Green economy: developing country stakeholders have their say

GEC National Dialogue India

If I were to ask you what Mali, India, the Caribbean and Brazil all had in common I suspect you might be stumped. They represent a vast spectrum of political, environmental, economic and cultural contexts. But each are exploring the meaning of a green economy in their own regional and national contexts.  The processes and emerging outcomes are very revealing and I would really recommend you read through the dialogue summaries.  But, in view of Rio 2012, can any conclusions be drawn across such a diverse range of economies regarding a transition to a green economy? Is it feasible to compare a resource-rich emerging giant, such as Brazil, with a small, land-locked country in West Africa?  Or, would any attempt to extrapolate common themes be like comparing apples and oranges? 

In fact, a fascinating synthesis commissioned by IIED, and in close collaboration with the national dialogue coordinating partners, reveals that there are some very clear cross-cutting themes and reactions to a green economy emerging from these very diverse experiences across developing countries.

Firstly, the dialogues demonstrated that the debate around green economy was initially met with a great deal of scepticism on the part of the participants and coordinators. Developing countries showed a big concern on clarifying that it is not ‘just another way to make the neo-liberal economic model work for sustainable development’. There was, therefore, a great emphasis on sovereignty and not being held hostage of developed countries' development agenda.

Secondly, most of the countries expressed a need for a deeper diagnosis of key sectors and issues, as well as the setup of an action learning platform for interchanging existing best practices. Important priorities that came up often were around supporting small entrepreneurship and informal businesses to transform the way the economy is structured; creating regional economic cooperation to reduce dependency and create economies of scale; investing in strategic actions to transform key sectors; engaging a wider range of stakeholders in debate and action, such as businesses, finance ministries and youth.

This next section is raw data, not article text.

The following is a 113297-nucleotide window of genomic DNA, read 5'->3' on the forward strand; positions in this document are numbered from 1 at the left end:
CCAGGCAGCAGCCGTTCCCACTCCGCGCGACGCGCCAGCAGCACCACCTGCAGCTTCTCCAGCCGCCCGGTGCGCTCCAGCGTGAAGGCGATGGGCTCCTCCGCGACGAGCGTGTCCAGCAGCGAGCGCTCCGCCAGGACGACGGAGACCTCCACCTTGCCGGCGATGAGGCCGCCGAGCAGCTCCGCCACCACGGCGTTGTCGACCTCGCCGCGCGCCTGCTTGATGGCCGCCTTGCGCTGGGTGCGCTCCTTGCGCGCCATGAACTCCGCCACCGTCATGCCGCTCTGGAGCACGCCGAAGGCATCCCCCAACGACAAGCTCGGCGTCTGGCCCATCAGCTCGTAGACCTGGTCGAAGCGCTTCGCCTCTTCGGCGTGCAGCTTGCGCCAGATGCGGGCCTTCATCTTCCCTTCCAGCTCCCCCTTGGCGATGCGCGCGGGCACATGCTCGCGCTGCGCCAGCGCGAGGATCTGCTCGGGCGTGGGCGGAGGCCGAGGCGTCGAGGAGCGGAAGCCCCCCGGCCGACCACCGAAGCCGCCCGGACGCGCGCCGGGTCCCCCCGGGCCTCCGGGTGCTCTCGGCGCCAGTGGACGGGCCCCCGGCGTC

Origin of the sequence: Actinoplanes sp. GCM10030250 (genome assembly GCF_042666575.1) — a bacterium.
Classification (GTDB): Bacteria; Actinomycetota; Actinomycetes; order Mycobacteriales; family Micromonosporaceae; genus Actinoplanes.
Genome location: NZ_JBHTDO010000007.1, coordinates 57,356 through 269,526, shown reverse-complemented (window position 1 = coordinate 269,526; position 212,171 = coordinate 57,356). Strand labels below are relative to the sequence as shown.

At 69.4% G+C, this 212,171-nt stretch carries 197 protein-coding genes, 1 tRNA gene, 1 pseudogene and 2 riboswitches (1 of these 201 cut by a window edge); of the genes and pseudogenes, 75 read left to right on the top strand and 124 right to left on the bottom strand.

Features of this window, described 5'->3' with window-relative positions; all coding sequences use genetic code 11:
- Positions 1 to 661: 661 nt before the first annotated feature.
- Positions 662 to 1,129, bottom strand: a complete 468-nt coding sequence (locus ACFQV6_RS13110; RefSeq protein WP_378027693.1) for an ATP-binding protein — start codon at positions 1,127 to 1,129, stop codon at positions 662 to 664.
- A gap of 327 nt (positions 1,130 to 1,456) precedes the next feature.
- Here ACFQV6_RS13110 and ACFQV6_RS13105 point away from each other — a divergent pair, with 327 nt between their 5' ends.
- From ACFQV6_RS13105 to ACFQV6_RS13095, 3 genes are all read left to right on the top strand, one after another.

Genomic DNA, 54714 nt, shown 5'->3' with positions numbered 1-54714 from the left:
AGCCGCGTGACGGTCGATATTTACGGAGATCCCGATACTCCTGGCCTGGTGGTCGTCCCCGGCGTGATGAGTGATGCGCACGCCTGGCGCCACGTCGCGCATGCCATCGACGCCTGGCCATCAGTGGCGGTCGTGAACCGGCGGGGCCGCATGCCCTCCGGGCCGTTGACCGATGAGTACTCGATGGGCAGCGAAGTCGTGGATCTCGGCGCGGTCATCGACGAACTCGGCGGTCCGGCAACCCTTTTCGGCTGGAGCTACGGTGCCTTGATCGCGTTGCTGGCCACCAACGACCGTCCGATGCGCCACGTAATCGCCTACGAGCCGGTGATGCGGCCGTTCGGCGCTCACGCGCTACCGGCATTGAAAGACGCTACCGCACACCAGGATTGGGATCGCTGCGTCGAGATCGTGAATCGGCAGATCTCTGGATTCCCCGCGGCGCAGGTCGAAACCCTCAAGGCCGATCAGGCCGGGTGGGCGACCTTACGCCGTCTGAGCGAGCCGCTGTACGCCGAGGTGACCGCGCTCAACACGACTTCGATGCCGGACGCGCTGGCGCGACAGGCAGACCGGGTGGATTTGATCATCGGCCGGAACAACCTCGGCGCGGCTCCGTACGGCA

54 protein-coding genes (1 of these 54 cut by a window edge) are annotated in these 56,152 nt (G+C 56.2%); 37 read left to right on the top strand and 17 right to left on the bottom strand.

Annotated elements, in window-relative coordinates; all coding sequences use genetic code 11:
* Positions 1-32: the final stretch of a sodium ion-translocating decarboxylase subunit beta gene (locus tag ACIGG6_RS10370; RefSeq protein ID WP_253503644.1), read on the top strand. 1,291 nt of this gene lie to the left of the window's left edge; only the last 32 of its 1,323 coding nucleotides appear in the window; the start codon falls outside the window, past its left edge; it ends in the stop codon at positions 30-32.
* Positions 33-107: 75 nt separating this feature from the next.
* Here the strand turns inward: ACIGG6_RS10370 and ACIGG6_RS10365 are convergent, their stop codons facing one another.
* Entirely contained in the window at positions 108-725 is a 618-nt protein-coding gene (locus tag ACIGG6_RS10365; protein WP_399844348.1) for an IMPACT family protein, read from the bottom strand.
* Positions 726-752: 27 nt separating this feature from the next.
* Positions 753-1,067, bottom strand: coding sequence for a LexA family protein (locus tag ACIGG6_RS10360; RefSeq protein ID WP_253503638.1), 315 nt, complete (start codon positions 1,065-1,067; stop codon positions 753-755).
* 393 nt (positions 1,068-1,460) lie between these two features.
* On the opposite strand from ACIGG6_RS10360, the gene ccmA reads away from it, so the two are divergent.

Although the definitions of a green economy, selection of key sectors and priority actions varied from country to country, common values were the backbone for all of them. Five key principles emerged across all of the dialogues:

  • Sustainable Development: All countries felt that the notion of Sustainable Development (SD) cannot be forsaken. Green Economy is not a substitute for SD, but rather an element of it.
  • Equity: An inequitable world cannot be moved towards a sustainable goal. Greed breeds unsustainable practices. This must be a basic premise of SD. Currently markets don't work for the poor, so a reform in market institutions is necessary in order to give opportunities for small enterprises and create jobs, helping to lift people out of poverty..
  • Resilience: Eco-system resilience and economic resilience are key elements of a green economy, in order to assure environmental stability and guarantee the creation of jobs, which are particularly important in developing countries. Cultural resilience was also one of the key concepts stressed in the debate: there is a sense of community and mutual support in developing countries, which must be respected.
  • Accountability: Good governance and accountable political systems are a must. This includes a private sector that is accountable to people and governments and the creation of public incentives to make companies accountable, as well as new ways to measure wealth and progress.
  • Citizen empowerment: All of the principles are only sustained and legitimised when supported by a politically empowered citizenry, which has a say in issues that concern everyone's future.

It is not surprising that the visions being articulated through the dialogues are ones that can only be achieved through a fundamental transformation of the way the economy operates, both nationally and globally. And they demand a global regime in which all countries, whether large, small, rich or poor, can take advantage of and benefit from the opportunities offered by more sustainable approaches to economic development.